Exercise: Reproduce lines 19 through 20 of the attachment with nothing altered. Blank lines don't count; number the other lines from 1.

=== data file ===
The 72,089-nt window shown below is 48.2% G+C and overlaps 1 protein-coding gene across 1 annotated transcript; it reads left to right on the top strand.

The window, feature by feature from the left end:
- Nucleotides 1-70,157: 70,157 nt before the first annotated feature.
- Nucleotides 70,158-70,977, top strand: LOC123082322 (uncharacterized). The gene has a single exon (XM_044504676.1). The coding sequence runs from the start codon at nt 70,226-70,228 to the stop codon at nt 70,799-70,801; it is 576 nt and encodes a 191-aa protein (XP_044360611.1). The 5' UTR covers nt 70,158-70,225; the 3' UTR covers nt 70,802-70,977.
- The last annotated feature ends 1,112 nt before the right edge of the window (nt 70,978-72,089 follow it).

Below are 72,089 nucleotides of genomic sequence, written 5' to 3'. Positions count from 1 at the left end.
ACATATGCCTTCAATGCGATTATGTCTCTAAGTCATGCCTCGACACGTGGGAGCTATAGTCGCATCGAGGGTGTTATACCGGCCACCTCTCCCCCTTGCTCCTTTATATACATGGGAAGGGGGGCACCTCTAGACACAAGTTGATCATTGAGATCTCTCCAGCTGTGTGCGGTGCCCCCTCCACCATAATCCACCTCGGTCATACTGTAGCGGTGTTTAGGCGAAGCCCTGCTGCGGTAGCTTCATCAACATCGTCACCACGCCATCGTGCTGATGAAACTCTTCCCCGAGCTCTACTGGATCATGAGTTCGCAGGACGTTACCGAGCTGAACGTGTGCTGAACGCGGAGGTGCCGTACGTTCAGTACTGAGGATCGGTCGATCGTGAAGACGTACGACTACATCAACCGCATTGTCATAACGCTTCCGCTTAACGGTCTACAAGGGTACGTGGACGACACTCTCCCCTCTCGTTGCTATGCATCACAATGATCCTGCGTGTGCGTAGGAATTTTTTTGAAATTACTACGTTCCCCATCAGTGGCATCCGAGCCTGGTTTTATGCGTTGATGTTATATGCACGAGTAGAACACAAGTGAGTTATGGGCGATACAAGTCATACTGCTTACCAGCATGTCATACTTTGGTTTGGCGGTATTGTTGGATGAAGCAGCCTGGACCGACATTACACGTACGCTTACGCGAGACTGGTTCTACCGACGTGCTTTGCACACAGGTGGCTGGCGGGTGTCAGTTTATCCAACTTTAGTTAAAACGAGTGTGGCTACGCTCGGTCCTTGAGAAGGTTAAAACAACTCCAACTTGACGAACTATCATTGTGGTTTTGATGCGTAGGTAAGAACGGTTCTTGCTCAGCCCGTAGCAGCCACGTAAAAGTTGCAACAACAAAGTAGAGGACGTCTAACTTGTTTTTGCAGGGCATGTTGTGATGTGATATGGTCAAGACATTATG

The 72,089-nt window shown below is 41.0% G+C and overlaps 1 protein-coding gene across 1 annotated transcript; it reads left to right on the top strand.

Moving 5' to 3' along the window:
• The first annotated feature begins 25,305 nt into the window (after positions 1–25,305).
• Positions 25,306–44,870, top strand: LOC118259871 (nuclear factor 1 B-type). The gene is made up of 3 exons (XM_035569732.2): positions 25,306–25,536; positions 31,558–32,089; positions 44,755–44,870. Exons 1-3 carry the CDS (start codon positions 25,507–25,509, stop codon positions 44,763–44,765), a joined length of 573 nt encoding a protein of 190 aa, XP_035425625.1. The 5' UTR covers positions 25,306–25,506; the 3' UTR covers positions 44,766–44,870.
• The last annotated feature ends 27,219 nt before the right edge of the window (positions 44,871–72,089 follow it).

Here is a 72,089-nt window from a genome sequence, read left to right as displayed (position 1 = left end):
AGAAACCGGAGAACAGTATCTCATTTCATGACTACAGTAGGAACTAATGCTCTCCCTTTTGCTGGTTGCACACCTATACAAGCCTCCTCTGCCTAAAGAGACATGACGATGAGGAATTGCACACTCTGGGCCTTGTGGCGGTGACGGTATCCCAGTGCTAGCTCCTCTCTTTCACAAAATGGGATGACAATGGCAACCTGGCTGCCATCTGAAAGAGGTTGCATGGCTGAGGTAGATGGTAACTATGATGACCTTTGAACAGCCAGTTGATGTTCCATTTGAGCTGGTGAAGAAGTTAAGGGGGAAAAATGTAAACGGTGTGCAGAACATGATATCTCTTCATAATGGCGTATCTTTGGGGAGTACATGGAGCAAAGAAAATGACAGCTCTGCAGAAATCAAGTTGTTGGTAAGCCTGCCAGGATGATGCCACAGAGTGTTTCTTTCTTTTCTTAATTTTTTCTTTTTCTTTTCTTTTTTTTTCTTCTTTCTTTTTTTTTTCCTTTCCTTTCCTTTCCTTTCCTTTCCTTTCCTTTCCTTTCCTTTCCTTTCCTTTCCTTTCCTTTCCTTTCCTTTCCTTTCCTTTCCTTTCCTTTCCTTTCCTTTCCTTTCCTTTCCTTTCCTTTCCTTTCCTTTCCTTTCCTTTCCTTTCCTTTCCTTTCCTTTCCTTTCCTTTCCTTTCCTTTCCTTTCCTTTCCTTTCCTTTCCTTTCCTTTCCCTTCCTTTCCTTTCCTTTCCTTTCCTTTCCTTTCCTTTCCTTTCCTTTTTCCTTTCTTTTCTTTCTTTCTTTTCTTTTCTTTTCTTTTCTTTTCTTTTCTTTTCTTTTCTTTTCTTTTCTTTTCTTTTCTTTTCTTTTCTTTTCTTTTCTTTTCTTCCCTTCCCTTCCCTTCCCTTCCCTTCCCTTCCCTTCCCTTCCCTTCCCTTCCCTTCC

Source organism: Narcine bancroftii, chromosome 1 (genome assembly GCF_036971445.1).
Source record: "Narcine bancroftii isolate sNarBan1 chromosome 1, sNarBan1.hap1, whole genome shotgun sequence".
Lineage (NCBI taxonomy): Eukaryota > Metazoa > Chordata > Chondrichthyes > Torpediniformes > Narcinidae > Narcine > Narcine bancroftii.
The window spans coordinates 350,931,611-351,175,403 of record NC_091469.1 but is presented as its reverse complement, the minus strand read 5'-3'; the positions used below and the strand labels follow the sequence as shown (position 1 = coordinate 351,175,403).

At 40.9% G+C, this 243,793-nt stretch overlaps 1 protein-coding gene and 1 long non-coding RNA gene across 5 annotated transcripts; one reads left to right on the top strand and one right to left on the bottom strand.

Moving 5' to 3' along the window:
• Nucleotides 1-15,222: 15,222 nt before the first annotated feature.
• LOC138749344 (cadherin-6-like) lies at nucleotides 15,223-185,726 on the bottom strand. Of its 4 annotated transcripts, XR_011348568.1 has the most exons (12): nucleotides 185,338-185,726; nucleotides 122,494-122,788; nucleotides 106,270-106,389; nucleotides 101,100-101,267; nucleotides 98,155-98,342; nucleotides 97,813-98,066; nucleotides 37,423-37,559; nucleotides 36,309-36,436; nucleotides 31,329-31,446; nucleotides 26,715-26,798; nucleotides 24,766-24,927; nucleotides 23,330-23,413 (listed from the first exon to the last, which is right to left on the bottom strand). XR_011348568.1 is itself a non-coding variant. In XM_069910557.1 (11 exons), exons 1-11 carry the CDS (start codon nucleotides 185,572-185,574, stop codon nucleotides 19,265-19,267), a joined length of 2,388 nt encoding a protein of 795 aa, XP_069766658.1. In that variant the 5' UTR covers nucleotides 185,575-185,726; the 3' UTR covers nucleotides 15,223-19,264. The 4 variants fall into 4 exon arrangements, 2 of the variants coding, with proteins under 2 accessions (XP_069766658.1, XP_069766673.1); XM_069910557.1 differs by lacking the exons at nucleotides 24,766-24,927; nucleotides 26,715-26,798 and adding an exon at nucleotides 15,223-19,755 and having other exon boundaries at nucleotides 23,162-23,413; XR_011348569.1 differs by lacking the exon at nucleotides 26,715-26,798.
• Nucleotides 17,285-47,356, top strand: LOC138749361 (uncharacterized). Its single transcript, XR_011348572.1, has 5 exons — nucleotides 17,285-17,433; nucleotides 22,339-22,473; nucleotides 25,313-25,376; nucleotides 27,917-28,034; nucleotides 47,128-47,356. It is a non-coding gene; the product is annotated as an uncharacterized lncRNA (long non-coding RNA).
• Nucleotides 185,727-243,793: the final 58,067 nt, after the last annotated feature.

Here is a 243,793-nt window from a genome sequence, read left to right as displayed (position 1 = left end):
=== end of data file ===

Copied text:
At 40.9% G+C, this 243,793-nt stretch overlaps 1 protein-coding gene and 1 long non-coding RNA gene across 5 annotated transcripts; one reads left to right on the top strand and one right to left on the bottom strand.

Moving 5' to 3' along the window: